When you see these Bond prices moving higher, it means home loan rates are improving  and when they are moving lower, home loan rates are getting worse.

To go one step further, a red “candle” means that MBS worsened during the day, while a green “candle” means MBS improved during the day. Depending on how dramatic the changes were on any given day, this can cause rate changes throughout the day, as well as on the rate sheets we start with each morning.

As you can see in the chart below, Mortgage Bonds and home loan rates improved after the weak Jobs Report for January was released. I’ll be watching the news closely this week to see if these improvements continue.

Chart: Fannie Mae 4.0% Mortgage Bond (Friday Feb 07, 2014)

jan2014--bonds-chart

The Mortgage Market Guide View…

Mileage Rates for 2014 If you drive a car, truck or van for work, you’ll want to make sure you know standard mileage rates the Internal Revenue Service (IRS) has set for 2014.

These mileage rates are used to calculate deductible costs for driving an automobile for business, charitable, medical and moving purposes. So when it comes to filing your taxes this year, you’ll need these numbers!

New for 2014

As of January 1, 2014, the standard mileage rates are as follows:

  • Businesses = 56 cents per mile driven
  • Medical or moving = 23.5 cents per mile driven
  • Charitable organizations = 14 cents per mile driven

You’ll notice that the rates for business, medical and moving expenses decreased one-half cent from the 2013 rates.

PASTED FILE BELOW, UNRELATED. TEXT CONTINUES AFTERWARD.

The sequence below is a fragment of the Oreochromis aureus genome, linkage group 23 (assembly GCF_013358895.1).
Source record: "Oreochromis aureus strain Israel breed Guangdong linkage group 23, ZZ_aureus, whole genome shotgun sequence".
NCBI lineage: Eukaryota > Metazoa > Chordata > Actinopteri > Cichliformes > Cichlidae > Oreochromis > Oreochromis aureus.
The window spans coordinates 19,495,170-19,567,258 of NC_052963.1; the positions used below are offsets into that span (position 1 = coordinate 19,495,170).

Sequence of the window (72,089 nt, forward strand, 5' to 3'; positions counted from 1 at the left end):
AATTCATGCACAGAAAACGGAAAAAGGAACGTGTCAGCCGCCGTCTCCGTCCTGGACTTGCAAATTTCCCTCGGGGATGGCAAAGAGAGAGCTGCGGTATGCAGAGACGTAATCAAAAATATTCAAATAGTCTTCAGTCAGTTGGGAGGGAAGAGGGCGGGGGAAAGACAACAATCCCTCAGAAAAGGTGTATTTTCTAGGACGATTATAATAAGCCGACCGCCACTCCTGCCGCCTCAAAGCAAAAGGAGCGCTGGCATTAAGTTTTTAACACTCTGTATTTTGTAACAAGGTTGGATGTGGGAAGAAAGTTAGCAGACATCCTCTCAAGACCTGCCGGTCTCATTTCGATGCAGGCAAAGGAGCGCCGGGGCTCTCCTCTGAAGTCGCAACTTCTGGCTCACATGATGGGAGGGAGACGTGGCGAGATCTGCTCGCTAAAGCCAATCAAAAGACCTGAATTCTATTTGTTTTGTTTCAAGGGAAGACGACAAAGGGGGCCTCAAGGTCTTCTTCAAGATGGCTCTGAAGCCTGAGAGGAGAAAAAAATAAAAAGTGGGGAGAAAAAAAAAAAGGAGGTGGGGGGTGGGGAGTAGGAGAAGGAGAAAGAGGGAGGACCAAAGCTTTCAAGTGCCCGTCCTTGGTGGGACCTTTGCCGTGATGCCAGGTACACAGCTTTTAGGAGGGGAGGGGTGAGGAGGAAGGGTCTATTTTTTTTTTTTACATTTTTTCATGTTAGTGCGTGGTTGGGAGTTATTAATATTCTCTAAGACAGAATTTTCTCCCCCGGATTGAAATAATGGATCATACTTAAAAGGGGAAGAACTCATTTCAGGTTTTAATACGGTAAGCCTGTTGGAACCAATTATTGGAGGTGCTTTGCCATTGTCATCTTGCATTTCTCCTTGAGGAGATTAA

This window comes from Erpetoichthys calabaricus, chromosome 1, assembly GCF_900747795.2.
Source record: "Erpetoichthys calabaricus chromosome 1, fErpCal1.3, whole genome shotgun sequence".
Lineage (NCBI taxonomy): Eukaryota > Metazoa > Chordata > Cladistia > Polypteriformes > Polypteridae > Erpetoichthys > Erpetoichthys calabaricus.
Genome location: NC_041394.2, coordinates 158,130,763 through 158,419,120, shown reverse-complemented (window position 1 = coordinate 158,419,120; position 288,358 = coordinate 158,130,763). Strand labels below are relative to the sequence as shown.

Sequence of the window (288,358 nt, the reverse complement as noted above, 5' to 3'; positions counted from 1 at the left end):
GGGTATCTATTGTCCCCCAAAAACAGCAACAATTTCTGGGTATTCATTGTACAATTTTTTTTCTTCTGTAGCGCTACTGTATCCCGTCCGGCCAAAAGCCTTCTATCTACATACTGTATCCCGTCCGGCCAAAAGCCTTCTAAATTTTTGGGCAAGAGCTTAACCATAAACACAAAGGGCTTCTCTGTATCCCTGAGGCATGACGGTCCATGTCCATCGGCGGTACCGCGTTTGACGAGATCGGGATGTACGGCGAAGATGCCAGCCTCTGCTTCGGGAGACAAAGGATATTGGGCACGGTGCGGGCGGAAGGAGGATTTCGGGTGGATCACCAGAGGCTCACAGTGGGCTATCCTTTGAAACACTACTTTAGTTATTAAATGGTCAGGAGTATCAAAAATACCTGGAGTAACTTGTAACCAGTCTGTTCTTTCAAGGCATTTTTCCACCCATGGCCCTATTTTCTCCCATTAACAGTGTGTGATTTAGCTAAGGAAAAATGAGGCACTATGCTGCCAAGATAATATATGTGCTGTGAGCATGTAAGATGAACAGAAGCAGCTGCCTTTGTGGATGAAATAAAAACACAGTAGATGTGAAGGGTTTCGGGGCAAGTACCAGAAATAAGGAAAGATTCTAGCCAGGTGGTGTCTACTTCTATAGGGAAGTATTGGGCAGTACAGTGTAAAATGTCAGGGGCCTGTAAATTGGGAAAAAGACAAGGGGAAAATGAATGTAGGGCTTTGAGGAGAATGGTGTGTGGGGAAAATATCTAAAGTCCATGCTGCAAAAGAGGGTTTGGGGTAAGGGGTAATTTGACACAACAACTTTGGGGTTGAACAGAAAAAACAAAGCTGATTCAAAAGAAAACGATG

Make Sure You Qualify

Before you calculate your deduction, make sure you qualify. The IRS reminds taxpayers that they cannot use the business standard mileage rate for a vehicle after using any depreciation method under the Modified Accelerated Cost Recovery System (MACRS) or after claiming a Section 179 deduction for that vehicle. In addition, the business standard mileage rate cannot be used for more than four vehicles used simultaneously.

Additional Option

Although the IRS provides the standard mileage rate for ease and convenience, you’re not required to use it. If you prefer, you can calculate the actual costs of using your vehicle instead of using the standard mileage rates.

Remember, if you have questions or concerns, talk to a tax consultant or accountant to discuss your options and unique situation. Please feel free to pass these tips along to your team, clients, and colleagues.

Economic Calendar for the Week of February 10 – February 14

econ-calendar-20140210

The material contained in this newsletter is provided by a third party to real estate, financial services and other professionals only for their use and the use of their clients. The material provided is for informational and educational purposes only and should not be construed as investment and/or mortgage advice. Although the material is deemed to be accurate and reliable, we do not make any representations as to its accuracy or completeness and as a result, there is no guarantee it is without errors.

As your mortgage professional, I am sending you the MMG WEEKLY because I am committed to keeping you updated on the economic events that impact interest rates and how they may affect you.

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Don Parsons
Commerce Mortgage
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450 Newport Center Drive Suite 350
Newport Beach, CA 92660
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Huntington Beach, CA 92648